Nelson Guzmán, Cilla Black, Liverpool walk of fame, 2008
On the Long Night of the Liverpool Biennial a group of artists and art students assisted us in gate-crashing the Capital of Culture party, disseminating alternative view points to the hegemonic art and literature so profuse on the streets of the city throughout Liverpool08. This one-off, free publication explores some of the issues, themes and locations that do not feature in the official 2008 programme. The hidden, the neglected, the absurd, the contentious.
In 1984 Liverpool was host to the UK's first International Garden Festival, a pioneering and aspirational investment into leisure, internationalism, culture and tourism for the purpose of social and economic regeneration. Despite attracting more than 3 million visitors, the festival has had little sustained impact on the deprivation of its locality. The festival site, which was intended to endure as a functioning public space was sold to private developers and over the past twenty years has declined into dereliction, generating on-going debate about its future.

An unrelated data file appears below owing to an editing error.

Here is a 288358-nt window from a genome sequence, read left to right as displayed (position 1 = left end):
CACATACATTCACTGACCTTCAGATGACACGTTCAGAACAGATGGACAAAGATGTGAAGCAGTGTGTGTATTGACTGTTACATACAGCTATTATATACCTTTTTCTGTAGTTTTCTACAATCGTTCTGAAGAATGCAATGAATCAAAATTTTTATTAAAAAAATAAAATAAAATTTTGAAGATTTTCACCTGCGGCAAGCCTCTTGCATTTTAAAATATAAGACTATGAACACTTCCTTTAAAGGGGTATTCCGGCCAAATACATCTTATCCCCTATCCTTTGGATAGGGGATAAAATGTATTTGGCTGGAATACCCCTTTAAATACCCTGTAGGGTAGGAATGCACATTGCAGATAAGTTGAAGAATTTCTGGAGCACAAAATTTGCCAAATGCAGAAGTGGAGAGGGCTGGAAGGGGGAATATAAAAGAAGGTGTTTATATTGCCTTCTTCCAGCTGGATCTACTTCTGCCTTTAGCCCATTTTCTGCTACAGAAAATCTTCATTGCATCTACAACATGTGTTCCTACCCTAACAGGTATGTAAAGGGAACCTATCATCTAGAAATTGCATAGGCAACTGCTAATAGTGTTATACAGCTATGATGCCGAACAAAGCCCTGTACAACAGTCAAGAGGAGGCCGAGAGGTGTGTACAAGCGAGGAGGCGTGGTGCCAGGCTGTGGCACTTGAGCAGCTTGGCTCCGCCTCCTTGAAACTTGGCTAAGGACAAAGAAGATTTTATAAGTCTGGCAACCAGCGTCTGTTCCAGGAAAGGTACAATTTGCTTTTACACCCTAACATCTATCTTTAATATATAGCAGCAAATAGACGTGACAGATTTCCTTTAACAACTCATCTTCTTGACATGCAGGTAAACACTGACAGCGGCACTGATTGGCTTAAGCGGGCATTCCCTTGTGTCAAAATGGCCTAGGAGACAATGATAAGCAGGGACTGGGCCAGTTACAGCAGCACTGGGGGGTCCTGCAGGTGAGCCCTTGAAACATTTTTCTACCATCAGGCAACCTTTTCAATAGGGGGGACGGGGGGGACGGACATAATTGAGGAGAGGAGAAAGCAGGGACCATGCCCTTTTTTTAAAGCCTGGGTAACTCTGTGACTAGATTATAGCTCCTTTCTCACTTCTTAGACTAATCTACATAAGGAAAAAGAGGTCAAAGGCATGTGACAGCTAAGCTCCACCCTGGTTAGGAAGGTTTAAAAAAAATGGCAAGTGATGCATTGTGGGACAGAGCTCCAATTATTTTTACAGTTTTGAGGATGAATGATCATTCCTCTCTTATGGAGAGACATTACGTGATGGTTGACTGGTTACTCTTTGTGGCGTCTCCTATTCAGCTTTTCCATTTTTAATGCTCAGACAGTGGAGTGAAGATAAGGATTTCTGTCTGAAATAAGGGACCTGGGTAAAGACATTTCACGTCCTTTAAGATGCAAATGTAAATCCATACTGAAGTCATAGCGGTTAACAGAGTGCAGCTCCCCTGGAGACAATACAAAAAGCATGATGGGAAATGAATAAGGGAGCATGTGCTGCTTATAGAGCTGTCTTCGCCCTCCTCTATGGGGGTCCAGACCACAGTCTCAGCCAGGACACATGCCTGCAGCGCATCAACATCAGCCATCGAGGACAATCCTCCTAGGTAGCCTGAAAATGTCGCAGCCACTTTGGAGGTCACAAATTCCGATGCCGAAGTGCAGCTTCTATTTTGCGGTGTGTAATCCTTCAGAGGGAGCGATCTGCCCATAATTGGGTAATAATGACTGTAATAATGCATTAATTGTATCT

In 2008, as the hopes for the future of Liverpool, like many cities internationally, rest once again on culturally driven regeneration, the overgrown and forgotten Festival Gardens - privatised, derelict and fiercely guarded by 24 hour security - provide an alternative perspective from which to explore elements of the current discourse surrounding culture, capitalism and regeneration.
Distributed over the course of a day, this project spread, like a virus throughout the spaces and places of the city - cultural, commercial, suburban, industrial, derelict, regenerated, public and private. Featuring contributions from a range of perspectives (writers / artists / teachers / photographers / researchers / students / activists / mums / granddads) from Liverpool and beyond, this newspaper offers a temporary alternative to the city's cultural window-dressing. A pocket of discussion, imagination and resistance.
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This is a collaborative curatorial project by Penny Whitehead and Daniel Simpkins, commissioned by Open Eye Projects and selected by Rebecca Lennon.
Open Eye Projects is a programme of exhibitions, projects and professional development activities involving emerging artists and taking place in experimental formats, contexts and locations around Liverpool.
Visit the Open Eye Gallery website